3 2 1 Backup feast

Backups are important. Very important. Fortunately, the combined power of zfs, rsync, and a few shell scripts makes things a breeze.

I generally try my best to follow a 3 2 1 rule for backups. As it currently stands, I have a FreeBSD server running the latest -RELEASE channel (12.2-RELEASE as of this writing) with zfs on all filesystems. Zfs pool is divided into volumes for photos, documents, videos, etc.

TODO Offsite backups with ZFS

Jails

Backing up jails with zfs snapshots takes a toll on storage as, for example, my unifi controller jail takes up 30GB after only a few months due to the logs it collects. Log data is not important enough for me to keep as archive, so I'll have to be selective about what I'm backing up.

For jails, my strategy involves listing all configuration files I care about in a file in the root of the jail and having rsync collect all jail-related config files in a central location (a zfs volume somewhere) neatly beside all the other files I want to backup.

There are generally 3 pieces of information I need to have to be able to fully restore a jail:

  1. service-specific configuration files
  2. rc.conf
  3. pkgs

to get a list of manually installed (non-automatic), use pkg --chroot /path/to/jail/root query -e '%a = 0' %o (see pkg(8) and pkg-query(8)). In my case, I have rsyslog and ssmtp installed in all my jails with uniform configs, so I'll ignore those. I also don't use bitlbee anymore.

irc/bitlbee
ports-mgmt/dialog4ports
devel/libuv
ports-mgmt/pkg
sysutils/rsyslog8
mail/ssmtp
security/sudo
editors/vim-lite
irc/znc
shells/zsh

Now that we have all the data we need, it's a good idea to start thinking about how this data will be restored in case of catastrophic failure. I've opted to use ansible to automate restoration of not only the jail environment (including packages) but also configurations which can be shared or unique to each jail.

Restoring jails with ansible

I'll be using /mpool/scripts/backups/jail-deployment as the root of my ansible configuration files for jail deployment. I'm using ansible 2.9.7 on FreeBSD 12.2-RELEASE.

Setting up ansible

Ansible has support to run tasks in jails which we will use to setup the jails. You can also use ssh if your controller is remote, but I'll be using ansible on the host itself to keep things tidy. As jail connections use ansible connection plugins, a bit of setup is required.

configurations for jails goes into ansible.cfg. I had to specify python3 as ansible was only looking for specific python3 versions.

ansible.cfg

[defaults]
inventory = hosts
interpreter_python = python3

My hosts file looks as follows.

hosts

znc   ansible_connection=jail ansible_jail_host=/jails/znc   ansible_jail_user=root
db    ansible_connection=jail ansible_jail_host=/jails/db    ansible_jail_user=root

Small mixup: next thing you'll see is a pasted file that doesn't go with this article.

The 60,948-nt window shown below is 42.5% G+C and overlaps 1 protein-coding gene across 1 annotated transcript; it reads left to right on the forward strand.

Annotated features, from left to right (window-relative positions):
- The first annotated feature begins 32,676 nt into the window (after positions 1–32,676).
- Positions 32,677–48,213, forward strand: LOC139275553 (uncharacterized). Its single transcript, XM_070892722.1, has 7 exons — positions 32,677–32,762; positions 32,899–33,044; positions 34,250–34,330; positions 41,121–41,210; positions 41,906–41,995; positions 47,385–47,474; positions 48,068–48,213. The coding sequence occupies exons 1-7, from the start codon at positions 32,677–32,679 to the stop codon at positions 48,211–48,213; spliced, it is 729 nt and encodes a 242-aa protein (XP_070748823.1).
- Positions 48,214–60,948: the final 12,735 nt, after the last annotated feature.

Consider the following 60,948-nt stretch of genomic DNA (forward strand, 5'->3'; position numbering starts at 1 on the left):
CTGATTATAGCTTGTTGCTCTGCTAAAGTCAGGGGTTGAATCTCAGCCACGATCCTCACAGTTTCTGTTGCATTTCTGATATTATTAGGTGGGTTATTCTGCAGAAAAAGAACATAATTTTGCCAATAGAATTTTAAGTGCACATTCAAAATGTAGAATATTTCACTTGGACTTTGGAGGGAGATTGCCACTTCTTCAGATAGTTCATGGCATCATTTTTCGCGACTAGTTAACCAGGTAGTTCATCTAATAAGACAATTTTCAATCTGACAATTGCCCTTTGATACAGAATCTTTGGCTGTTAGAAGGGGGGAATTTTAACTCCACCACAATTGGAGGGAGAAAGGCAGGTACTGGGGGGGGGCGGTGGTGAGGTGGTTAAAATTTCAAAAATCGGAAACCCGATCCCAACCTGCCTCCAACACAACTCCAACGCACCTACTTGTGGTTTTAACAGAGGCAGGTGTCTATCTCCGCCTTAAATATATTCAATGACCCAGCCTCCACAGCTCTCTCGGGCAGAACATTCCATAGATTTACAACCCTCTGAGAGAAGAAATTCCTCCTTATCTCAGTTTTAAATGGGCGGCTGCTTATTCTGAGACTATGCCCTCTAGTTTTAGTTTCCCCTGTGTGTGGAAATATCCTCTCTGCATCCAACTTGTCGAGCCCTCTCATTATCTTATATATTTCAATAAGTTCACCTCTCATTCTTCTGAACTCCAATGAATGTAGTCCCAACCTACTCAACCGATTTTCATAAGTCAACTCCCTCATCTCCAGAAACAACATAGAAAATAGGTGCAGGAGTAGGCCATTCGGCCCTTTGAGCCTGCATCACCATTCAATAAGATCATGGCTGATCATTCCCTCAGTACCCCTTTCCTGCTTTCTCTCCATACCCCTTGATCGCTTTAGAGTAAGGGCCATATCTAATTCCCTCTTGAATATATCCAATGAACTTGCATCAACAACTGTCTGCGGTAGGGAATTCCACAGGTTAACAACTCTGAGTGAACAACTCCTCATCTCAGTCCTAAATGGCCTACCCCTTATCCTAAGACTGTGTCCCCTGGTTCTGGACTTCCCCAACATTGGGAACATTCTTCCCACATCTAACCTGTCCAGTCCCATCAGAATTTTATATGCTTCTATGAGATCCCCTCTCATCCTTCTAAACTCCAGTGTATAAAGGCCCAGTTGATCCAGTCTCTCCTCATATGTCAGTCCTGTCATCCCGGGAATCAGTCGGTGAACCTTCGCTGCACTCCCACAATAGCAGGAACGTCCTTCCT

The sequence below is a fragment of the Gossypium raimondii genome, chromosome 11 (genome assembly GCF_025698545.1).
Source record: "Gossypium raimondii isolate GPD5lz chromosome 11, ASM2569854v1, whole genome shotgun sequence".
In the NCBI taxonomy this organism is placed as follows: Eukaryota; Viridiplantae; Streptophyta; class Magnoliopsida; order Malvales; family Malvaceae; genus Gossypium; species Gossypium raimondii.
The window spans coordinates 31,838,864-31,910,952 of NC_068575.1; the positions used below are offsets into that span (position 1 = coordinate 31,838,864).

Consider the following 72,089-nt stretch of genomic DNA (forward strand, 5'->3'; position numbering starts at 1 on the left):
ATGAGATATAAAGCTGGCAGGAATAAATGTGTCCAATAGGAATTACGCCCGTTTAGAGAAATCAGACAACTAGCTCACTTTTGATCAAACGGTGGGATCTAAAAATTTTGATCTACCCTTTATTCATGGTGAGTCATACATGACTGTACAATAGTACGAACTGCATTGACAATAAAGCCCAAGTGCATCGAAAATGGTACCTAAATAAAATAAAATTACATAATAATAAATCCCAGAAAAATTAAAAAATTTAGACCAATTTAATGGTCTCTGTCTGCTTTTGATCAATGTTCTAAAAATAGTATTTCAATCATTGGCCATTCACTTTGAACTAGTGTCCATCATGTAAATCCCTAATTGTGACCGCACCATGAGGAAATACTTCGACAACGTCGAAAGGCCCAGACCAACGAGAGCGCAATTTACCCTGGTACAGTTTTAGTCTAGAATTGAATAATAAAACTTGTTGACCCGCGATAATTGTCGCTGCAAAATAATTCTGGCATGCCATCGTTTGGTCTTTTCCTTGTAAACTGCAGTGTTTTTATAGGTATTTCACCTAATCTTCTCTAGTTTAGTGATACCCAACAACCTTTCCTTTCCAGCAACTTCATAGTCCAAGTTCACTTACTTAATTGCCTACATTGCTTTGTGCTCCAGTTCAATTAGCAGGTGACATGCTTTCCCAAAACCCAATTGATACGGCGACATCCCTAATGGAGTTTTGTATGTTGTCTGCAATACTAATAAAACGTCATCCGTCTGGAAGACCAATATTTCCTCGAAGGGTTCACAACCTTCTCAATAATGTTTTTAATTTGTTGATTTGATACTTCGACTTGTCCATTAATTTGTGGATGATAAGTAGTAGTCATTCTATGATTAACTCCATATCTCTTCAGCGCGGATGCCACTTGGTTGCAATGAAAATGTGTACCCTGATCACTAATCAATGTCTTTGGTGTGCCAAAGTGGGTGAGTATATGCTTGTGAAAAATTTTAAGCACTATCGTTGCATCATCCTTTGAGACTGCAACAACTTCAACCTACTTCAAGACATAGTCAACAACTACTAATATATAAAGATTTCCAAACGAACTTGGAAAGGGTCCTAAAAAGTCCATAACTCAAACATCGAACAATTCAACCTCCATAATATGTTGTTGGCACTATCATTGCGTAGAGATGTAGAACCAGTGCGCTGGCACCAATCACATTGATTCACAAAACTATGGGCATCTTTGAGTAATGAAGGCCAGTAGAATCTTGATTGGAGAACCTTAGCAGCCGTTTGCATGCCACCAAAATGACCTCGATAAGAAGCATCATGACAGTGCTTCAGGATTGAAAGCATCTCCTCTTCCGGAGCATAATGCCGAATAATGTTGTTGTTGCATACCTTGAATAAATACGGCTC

web   ansible_connection=jail ansible_jail_host=/jails/web   ansible_jail_user=root
...

site.yml

- import_playbook: znc/site.yml

znc/site.yml

- name: setup ZNC jail
  hosts: znc
  tasks:
    - name: test connection
      ping:

Make sure the jail is running. And test it.

ansible-playbook site.yml

And it fails! FreeBSD doesn't include python in its base install. To fix it, install python using pkg in the jail's root.

pkg --rootdir /jails/znc install python3

Why --rootdir as opposed to --chroot? --rootdir uses the host's package repository and simply installs the package when specified. I have setup a poudriere repository on my host system with custom port configurations which I want my jails to use, hence my use of --rootdir.

This is when I found pkg fails because bsdinstall had installed 10.2-RELEASE instead of 12.2-RELEASE in my basejail. So back to the beginning! After fixing that, all was well.

From here on, ansible can be used as usual to configure any of the jails. How to use ansible is left as an exercise to the reader.

Databases

postgresql

postgresql provides pg_basebackup which is very handy. Postgres also has pg_dumpall. See their respective documentation for further info. I ended up using pg_basebackup since it backs up the entire $PGDATA directory including configuration files and WAL files.

mkdir postgres_backup
pg_basebackup -D postgres_backup --format=tar --gzip --progress

To see what has been backed up, use tar.

tar -t -f base.tar.gz

To restore the database, untar base.tar.gz into $PGDATA (on FreeBSD it's /var/db/postgres/dataXX/ and untar pg_wal.tar.gz into $PGDATA/pg_wal.

mariadb

mariadb provides mysqldump which is equally as handy. my.cnf has to be backed up separately. I couldn't find an equivalent to pg_basebackup for mysql.

mysqldump -u root -p -x -A | gzip > mariadb_backup.gz

Be careful, if you want to backup from pre-10.4 server and restore in 10.4 or above, make sure to add --add-drop-database so the mysql database including users is removed before potentially being created.

The error in question is ERROR 1050 (42S01) at line 2027: Table 'user' already exists.

The issue is described here.

To restore, start mysql-server, and restore.

gunzip mariadb_backup.gz
mysql -u root < mariadb_backup
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